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EXECUTIVE SUMMARY Ocean exploration provides rich content that easily captures the imagi- nation of people of all ages. Any ocean exploration effort should seek to: bring new discoveries to the public in ways that infuse exploration into their daily lives and capture the inherent human interest in the ocean; enfranchise the global community in ocean exploration; and develop and foster collaborations among scientists and educators in ocean exploration. Strong education and outreach programs with global appl ications should be i ncorporated i nto the exploration program. Capacity bui Idi ng- not only to multiply the program's usefulness, but also to develop and conduct international ocean exploration must be integral to national and international ocean exploration programs. Successful cooperation between educators and scientists relies on edu- cators learning the science necessary to effectively use the curricula, and on scientists understanding teachers' needs. Educator-scientist partnerships could be accomplished through professional organizations (examples in the United States include the National Science Teachers Association, the National Marine Educators Association, and the American Geophysical Union) or through other model programs, such as the Centers for Ocean Science Education Excellence created through NSF, and the Bridge program (Virginia Institute of Marine Science, 2003) of NOPP. Professional develop- ment opportunities that immerse teachers in the world of scientific investi- gation can support the development of inquiry-based, standards-based edu- cational materials and products. Educators and students, where appropriate, and science writers, artists, journalists, and others could participate in expe- ditions or shore-based activities, and postproject lesson plans could be developed by scientists and educators from the data collected. Finding: In a large scale, international ocean exploration program, capacity building can serve to enlist additional countries in the efforts, increase the resources (e.g., trained personnel) available for future work, and aid partner nations in good stewardship of our shared oceans. Recommendation: National exploration programs should strengthen participation in international exploration through exchange programs for scientists and educators from different countries and through train- ing programs for educators who are preparing to set up exploration- 13

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14 EXPLORATION OF THE SEAS based programs in their own countries. All materials and resources developed or collected through the ocean exploration program should be archived to document the history of collaborations among scien- tists and educators involved in ocean exploration. FINANCIAL SUPPORT FOR AN EXPLORATION PROGRAM Access and flexibility are necessary to implement an ocean exploration program. Although assets for oceanographic research exist, a new ocean exploration program that seeks to enhance the current efforts, as proposed in this report, will require substantial assets. New oceanographic assets would increase the effectiveness of the program, while minimizing interfer- ence with the current research endeavors. Although the specific assets needed should be tailored to the exploration plans, approximations have been generated using previous programs and existing equipment. Recommendation: To undertake a truly large-scale, ocean exploration program that would incorporate the disciplines discussed in this report, a specialized, dedicated flagship, and a modest fleet of underwater vehicles should be provided. Such a program would require first-year funding of approximately ~i270 million. Thereafter, annual operating costs would be about ~i110 million. A more moderate program, oper- ating fewer assets, could be operated for approximately 570 million annually. The scope of the proposed exploration program for the oceans will depend on annual funding. An important new ocean exploration program can be undertaken at various levels, and estimates of the return on that investment should be made accordingly. If funds are limited, the theme areas the program seeks to address should be scaled back; apportionment of program initiatives should prevent sacrifices of postcruise data analysis and data bank maintenance and support. In any such initiative, the input of the research community should be sought to assist in identifying necessary trade-offs. The proposed exploration office should be responsible for imple- menting program activities and operations congressional earmarking can obstruct program i ntegrity and success. With broad, i nterd isci pi i nary involvement, open forums for discussion of program goals and choices, and accountable management of the program, a large-scale, international ocean exploration initiative is likely to succeed in providing economic, scientific, and environmental benefits for al 1.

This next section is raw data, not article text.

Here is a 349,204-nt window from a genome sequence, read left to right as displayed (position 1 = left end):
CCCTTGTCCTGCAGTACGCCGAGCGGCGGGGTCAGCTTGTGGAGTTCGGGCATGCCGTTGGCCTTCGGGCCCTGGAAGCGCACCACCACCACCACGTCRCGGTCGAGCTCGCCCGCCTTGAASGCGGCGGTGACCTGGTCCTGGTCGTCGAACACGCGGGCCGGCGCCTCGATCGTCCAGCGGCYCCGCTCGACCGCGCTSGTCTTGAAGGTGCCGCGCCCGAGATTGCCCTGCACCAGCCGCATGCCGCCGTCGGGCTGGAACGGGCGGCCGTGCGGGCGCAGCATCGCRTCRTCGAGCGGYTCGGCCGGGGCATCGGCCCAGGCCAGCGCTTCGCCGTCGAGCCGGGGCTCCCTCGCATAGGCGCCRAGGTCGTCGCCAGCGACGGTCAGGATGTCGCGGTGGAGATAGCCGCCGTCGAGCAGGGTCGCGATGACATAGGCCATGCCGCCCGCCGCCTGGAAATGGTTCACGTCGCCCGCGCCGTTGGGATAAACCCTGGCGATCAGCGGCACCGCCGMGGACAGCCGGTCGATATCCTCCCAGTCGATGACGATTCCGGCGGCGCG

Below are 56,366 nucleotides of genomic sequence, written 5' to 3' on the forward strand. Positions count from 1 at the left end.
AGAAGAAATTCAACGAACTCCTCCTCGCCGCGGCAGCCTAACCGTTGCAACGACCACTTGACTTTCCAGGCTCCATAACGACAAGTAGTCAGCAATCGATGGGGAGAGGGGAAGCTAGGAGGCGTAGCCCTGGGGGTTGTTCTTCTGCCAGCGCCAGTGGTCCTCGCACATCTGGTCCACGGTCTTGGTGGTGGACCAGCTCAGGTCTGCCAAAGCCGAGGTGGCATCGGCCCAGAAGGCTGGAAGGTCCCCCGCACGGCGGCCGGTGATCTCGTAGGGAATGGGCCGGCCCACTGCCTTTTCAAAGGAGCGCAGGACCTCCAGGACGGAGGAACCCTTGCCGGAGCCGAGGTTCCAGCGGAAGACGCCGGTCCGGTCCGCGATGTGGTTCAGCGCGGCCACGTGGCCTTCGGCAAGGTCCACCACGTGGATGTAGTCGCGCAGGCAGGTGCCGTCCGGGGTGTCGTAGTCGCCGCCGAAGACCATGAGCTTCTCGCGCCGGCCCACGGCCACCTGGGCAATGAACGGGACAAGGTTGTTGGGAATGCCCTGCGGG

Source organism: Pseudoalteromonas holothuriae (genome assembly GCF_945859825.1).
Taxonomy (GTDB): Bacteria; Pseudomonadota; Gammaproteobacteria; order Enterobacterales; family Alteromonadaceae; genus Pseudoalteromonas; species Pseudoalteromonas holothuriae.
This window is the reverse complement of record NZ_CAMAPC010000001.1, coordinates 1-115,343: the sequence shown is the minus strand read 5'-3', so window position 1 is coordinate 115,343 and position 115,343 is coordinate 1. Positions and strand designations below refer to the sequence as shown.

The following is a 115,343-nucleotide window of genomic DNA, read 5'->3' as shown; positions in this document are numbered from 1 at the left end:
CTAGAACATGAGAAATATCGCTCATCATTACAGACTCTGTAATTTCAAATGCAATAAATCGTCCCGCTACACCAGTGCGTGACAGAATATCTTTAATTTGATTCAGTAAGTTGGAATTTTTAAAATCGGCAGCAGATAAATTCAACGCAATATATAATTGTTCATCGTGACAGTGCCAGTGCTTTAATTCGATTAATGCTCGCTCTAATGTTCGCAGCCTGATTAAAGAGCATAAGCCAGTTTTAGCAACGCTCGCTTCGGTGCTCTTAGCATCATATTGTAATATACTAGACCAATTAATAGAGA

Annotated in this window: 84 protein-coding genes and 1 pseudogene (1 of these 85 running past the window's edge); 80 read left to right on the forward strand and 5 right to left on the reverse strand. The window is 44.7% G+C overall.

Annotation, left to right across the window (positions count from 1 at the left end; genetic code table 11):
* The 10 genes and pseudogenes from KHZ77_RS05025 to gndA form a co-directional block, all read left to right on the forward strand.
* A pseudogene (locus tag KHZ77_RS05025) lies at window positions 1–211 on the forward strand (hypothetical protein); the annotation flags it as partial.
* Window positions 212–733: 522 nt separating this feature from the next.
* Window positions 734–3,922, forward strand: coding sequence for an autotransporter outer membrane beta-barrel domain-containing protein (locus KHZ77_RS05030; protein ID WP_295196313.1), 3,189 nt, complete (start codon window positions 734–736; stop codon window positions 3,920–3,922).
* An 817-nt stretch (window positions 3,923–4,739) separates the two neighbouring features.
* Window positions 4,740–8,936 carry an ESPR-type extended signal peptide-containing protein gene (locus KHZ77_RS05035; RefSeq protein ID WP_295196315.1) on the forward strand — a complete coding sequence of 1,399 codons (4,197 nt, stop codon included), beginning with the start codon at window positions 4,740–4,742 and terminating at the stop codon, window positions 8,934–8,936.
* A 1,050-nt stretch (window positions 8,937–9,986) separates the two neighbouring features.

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EXECUTIVE SUMMARY Recommendation: Especially at the lower levels of funding presented in this report, the efficient, effective use of resources must be ensured and should involve the following: decision-making should be informed by the research community, program managers and administrators, and legislators; and a clear statement of program goals must be used to drive the choices of capitalization. SUMMARY A large-scale ocean exploration program should be initiated. An extra- ordinary leap in our understanding of the functioning of the oceans and their role in global climate and life support systems is likely. International partners should be sought to share in the costs and benefits of the program. The ocean is a critical component of the planet's biodiversity and a crucial vehicle for developing new understanding of biological, geological, chemical, and physical processes, both here on Earth and throughout the cosmos. However, public awareness of the oceans' significance to the planet is extremely limited. "tThe American public possesses] only super- ficial knowledge of the oceans, their functions, and their connection to human well being," according to a survey by the Ocean Project, a consor- tium of aquariums; zoos; and science, technology, and natural history museums (Belden et al., 19991. Although more than 1,500 people have successfully climbed Mount Everest, more than 300 men and women have journeyed into space, and 12 men have walked on the moon, only 2 people have descended and returned in a single dive to the deepest parts of the ocean, and they spent less than 30 minutes in the cloud of sediment on the ocean bottom. Those numbers are indicative of humanity's instincts to chart the unknown. Every year, new technologies become available to help us probe our oceans In new ways. At the same time, our living marine resources are in danger from harm by overuse, the climate of our planet is changing, and the need for cures for human suffering is as great as ever. A global ocean exploration program that encompasses all of those facets opening new areas of inquiry and solving problems is feasible and justifiable and should be vigorously pursued. . 15